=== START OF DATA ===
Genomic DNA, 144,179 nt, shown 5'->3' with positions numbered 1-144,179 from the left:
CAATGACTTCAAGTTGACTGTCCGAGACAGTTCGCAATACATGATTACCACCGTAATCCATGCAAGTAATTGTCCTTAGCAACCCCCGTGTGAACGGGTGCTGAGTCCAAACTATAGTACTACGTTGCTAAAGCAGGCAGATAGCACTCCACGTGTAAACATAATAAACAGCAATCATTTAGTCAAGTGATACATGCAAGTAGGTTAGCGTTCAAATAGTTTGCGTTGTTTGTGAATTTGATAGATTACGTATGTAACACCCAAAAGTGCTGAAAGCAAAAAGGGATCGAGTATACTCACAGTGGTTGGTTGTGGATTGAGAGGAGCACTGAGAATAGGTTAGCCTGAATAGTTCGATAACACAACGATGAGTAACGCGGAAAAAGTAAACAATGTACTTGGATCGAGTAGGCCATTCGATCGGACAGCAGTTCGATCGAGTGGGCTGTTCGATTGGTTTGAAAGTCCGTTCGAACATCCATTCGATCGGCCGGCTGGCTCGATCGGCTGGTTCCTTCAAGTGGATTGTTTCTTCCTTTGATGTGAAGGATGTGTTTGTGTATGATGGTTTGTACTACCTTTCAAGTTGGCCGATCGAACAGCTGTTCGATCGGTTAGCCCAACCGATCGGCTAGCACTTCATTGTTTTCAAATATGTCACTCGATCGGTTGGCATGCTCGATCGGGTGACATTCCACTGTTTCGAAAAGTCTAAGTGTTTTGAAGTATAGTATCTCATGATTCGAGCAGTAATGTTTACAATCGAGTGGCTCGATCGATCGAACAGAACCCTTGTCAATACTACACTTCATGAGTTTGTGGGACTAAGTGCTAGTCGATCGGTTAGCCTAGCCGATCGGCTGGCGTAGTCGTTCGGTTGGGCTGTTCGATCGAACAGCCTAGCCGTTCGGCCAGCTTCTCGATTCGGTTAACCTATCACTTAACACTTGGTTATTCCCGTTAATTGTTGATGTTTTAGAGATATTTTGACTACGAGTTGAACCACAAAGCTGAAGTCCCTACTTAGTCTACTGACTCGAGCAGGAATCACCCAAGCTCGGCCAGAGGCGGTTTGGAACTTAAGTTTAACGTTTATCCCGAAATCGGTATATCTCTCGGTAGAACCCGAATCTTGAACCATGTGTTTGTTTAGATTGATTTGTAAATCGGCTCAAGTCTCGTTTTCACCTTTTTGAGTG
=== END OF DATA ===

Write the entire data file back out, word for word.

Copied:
Genomic DNA, 144,179 nt, shown 5'->3' with positions numbered 1-144,179 from the left:
CAATGACTTCAAGTTGACTGTCCGAGACAGTTCGCAATACATGATTACCACCGTAATCCATGCAAGTAATTGTCCTTAGCAACCCCCGTGTGAACGGGTGCTGAGTCCAAACTATAGTACTACGTTGCTAAAGCAGGCAGATAGCACTCCACGTGTAAACATAATAAACAGCAATCATTTAGTCAAGTGATACATGCAAGTAGGTTAGCGTTCAAATAGTTTGCGTTGTTTGTGAATTTGATAGATTACGTATGTAACACCCAAAAGTGCTGAAAGCAAAAAGGGATCGAGTATACTCACAGTGGTTGGTTGTGGATTGAGAGGAGCACTGAGAATAGGTTAGCCTGAATAGTTCGATAACACAACGATGAGTAACGCGGAAAAAGTAAACAATGTACTTGGATCGAGTAGGCCATTCGATCGGACAGCAGTTCGATCGAGTGGGCTGTTCGATTGGTTTGAAAGTCCGTTCGAACATCCATTCGATCGGCCGGCTGGCTCGATCGGCTGGTTCCTTCAAGTGGATTGTTTCTTCCTTTGATGTGAAGGATGTGTTTGTGTATGATGGTTTGTACTACCTTTCAAGTTGGCCGATCGAACAGCTGTTCGATCGGTTAGCCCAACCGATCGGCTAGCACTTCATTGTTTTCAAATATGTCACTCGATCGGTTGGCATGCTCGATCGGGTGACATTCCACTGTTTCGAAAAGTCTAAGTGTTTTGAAGTATAGTATCTCATGATTCGAGCAGTAATGTTTACAATCGAGTGGCTCGATCGATCGAACAGAACCCTTGTCAATACTACACTTCATGAGTTTGTGGGACTAAGTGCTAGTCGATCGGTTAGCCTAGCCGATCGGCTGGCGTAGTCGTTCGGTTGGGCTGTTCGATCGAACAGCCTAGCCGTTCGGCCAGCTTCTCGATTCGGTTAACCTATCACTTAACACTTGGTTATTCCCGTTAATTGTTGATGTTTTAGAGATATTTTGACTACGAGTTGAACCACAAAGCTGAAGTCCCTACTTAGTCTACTGACTCGAGCAGGAATCACCCAAGCTCGGCCAGAGGCGGTTTGGAACTTAAGTTTAACGTTTATCCCGAAATCGGTATATCTCTCGGTAGAACCCGAATCTTGAACCATGTGTTTGTTTAGATTGATTTGTAAATCGGCTCAAGTCTCGTTTTCACCTTTTTGAGTG